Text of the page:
Meet the mumtrepreneurs

From resourcing to time management and motivation, one rising phenomenon holds lessons for all small businesses.

mumtrepreneurs

They say that necessity is the mother of invention. For parents, one thing’s certain: having children means inventing whole new ways of working.

Running a business and raising a family are both roles that take maximum time, energyand commitment. So how can mumtrepreneurs – and dadtrepreneurs, for that matter – deal with the extra drains on their energy, hours and their finances, and develop both major ‘projects’ successfully?

To find out, we talked to business coaches about the best ways to manage your time and resources. We also discovered that parenthood can provide business owners with inspiration, motivation and a renewed enthusiasm.

Wendy Shand of Tots to Travel

An unsettling experience on holiday when her son was a toddler inspired Northamptonshire-based Wendy Shand to set up Tots to Travel, a holiday company specialising in villa rentals for families with pre-school children.

After her son fell into a swimming pool at a French villa when he was just three, Wendy realised there was a gap in the market for a company to manage holiday lets that had been vetted for safety and kitted out with toddlers in mind. She completed a local authority-run business course and then approached villa owners in France. In return for a fee added to their rental price, each property was advertised and marketed through the Tots to France website (totstofrance.co.uk). Wendy visited each property, checked it for safety and provided it with a parent kit that included toys and stair-gates.Since she launched Tots to Travel in April 2006, Wendy has turned over £500,000 and she now has 40 properties on her books in France, Italy and Spain. Her children, Maisy and Barnaby are now five and seven respectively. She says: “I never knew I had it in me to be a businesswoman, but there’s something very motivating about having children. You suddenly have the drive to make life as you want it to be, rather than living by somebody else’s rules.”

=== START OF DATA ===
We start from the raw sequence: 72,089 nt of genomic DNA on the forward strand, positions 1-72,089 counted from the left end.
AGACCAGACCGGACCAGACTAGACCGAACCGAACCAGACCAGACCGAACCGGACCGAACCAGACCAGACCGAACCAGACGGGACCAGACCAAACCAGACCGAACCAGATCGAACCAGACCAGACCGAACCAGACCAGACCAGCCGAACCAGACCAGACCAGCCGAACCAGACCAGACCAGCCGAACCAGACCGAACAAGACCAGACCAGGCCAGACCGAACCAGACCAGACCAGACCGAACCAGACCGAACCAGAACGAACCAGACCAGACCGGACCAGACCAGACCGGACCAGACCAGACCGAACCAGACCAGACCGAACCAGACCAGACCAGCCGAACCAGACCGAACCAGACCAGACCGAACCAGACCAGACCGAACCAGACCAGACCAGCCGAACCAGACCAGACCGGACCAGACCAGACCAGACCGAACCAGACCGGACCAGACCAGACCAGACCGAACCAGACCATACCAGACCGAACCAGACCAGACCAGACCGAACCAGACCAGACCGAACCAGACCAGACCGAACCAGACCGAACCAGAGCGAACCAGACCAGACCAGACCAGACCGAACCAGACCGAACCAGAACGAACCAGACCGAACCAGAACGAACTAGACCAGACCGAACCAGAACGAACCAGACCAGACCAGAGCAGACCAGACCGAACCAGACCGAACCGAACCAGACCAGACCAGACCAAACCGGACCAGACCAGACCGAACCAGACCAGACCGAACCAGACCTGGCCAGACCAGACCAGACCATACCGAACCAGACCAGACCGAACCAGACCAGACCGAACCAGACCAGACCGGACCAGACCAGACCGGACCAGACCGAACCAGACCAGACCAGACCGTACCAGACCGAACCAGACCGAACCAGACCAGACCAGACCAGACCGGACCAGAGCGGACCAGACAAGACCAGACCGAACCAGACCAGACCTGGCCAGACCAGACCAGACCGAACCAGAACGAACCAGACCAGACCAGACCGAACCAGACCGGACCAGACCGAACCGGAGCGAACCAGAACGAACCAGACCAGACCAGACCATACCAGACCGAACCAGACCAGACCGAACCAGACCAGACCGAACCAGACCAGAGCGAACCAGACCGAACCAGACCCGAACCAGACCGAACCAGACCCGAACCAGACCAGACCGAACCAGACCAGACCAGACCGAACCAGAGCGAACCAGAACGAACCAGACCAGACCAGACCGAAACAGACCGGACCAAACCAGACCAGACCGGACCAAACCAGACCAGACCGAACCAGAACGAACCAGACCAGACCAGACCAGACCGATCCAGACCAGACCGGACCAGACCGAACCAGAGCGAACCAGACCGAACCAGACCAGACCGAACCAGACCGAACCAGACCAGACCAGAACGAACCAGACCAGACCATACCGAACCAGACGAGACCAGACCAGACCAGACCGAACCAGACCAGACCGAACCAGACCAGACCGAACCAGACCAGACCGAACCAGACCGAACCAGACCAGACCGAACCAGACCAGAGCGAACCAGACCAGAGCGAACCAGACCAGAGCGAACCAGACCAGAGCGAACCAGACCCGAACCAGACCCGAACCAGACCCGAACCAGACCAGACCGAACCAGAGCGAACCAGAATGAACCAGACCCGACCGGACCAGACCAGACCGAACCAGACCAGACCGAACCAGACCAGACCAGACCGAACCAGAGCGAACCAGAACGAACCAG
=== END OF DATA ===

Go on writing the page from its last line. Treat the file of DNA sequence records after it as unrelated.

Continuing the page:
Laura Tenison of Jojo Maman Bébé

Running a successful chain of 22 mother-and-baby shops, as well as a thriving mail order business, makes Laura Tenison, MBE and founder of JoJo Maman Bébé, one of the most high-profile of that new breed – the mumtrepreneur.However, despite selling clothes, shoes and nursery equipment for babies, she actually got her inspiration to start the business before she had children.

This makes her the ideal person to ask about how having a family changes an entrepreneur’s approach to business and how to combine the two time-consuming and challenging roles.

“Both my children were born on Fridays so it gave me the weekends to recover before going back to work on the Monday,” says Laura, whose business has bases in Battersea, London and Newport, South Wales. “Maternity leave just does not exist when you are running a business. But you can juggle both – even though it meant I had to take the children into work since I breastfed until they were nearly a year old. Then they used to come on business trips with me and I even used them as models for our catalogues.

“Now my sons are aged 11 and 15 it is a bit easier but they still demand my time so I try to be there in the evenings and for much of the school holiday. But they’re used to the fact that I run a business – they log on at their desks at my home office.”

What’s the secret to combining roles? “If you want it enough, you can do it. Plus I’m good at multi-tasking. Family must come first. Although I am responsible for 250 people’s pay cheques, my children come first. I am better at empathising with parents as a result and we area family-friendly business.

“Use children as an inspiration. JoJo started before I had children but the minute I had kids my innovative ideas took off – for example, I designed our children’s wet suits by making one for my own children.